Today I accomplished a feat that very few people in the world can claim: solving the 3x3x5 blindfolded. There is only one legitimate video on Youtube and I haven’t been able to find any posts elsewhere about it, so I may be only the second person to do this.

Since there was no information available, I had to invent my own method. This method is basically an extension of Old Pochmann for 3x3x3, with a few extra tricks to make it possible to memorize. The method is actually quite simple and only needs a few algorithms, most of which are PLLs or standard 3x3x5 algorithms. I generated the others using CubeExplorer and ACube. I will probably make a tutorial as soon as I have the time.

The solve was not as hard as I thought - this was only my second full attempt. My total time was 14:11.40 and memorization probably took 8 or 9 minutes (I didn’t think to check the time). This method has three parity cases but none came up during this solve. After the second phase of the solve I realized I had made a mistake because two edge pairs were flipped, making it impossible to turn the thin bottom layer (an odd quirk of the 3x3x5 and other shapeshifting puzzles). On a 3x3x3 I would not have realized this and I would have failed the solve. On the 3x3x5 it’s obvious when a piece is incorrectly oriented, so I flipped both edges and kept going, hoping I hadn’t made any other mistakes. I had no idea whether the cube would be solved or not when I took off the blindfold.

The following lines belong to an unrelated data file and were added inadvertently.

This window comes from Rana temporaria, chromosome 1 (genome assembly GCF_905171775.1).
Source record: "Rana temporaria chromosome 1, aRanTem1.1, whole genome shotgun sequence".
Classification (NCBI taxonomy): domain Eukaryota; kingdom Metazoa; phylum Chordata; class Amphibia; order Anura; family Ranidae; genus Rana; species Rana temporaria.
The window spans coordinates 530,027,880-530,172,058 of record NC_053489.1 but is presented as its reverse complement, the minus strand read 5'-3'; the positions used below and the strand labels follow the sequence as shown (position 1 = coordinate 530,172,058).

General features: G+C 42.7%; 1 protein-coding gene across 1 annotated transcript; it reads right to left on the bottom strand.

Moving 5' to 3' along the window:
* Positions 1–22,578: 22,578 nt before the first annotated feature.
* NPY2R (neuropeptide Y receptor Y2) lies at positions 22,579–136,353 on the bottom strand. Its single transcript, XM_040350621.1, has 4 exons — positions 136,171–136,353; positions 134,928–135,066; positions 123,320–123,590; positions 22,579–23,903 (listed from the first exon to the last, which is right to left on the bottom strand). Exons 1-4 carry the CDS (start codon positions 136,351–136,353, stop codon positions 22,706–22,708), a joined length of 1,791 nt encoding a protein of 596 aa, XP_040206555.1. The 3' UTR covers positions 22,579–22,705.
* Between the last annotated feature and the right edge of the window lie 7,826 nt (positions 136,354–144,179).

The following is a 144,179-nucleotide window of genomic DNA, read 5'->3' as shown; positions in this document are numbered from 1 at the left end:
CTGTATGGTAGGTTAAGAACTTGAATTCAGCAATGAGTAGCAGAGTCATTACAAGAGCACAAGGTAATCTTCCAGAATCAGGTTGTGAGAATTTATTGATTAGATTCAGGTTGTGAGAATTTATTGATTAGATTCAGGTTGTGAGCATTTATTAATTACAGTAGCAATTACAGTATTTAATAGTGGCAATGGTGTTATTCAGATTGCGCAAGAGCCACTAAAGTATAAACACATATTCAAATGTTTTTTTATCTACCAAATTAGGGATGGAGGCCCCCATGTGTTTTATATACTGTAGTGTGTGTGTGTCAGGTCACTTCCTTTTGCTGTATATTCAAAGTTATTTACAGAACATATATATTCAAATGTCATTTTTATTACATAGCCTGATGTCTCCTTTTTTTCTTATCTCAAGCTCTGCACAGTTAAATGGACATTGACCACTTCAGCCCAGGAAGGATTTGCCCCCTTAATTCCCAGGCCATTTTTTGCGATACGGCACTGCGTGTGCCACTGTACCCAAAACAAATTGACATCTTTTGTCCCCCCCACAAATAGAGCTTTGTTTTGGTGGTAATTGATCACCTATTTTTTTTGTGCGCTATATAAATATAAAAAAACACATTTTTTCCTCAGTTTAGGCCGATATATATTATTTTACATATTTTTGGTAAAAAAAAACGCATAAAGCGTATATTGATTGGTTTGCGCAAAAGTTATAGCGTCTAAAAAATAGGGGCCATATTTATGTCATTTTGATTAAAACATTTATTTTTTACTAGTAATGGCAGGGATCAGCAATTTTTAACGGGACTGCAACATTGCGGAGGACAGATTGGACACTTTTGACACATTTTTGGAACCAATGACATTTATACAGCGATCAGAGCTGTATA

Nothing in the realm of speedsolving can match the feeling of taking off a blindfold and seeing a solved puzzle, especially for the first time. The 3x3x5 was a very fun challenge since it’s both very similar and very different from the 3x3x3. Half the fun was developing the method - if you want to try this puzzle I recommend trying it yourself before reading my tutorial. Next I’ll probably learn 4x4BLD, but I may work on MultiBLD first to build up my memory. I’d love to do a 3x3x7, but I don’t own one and don’t plan on buying one.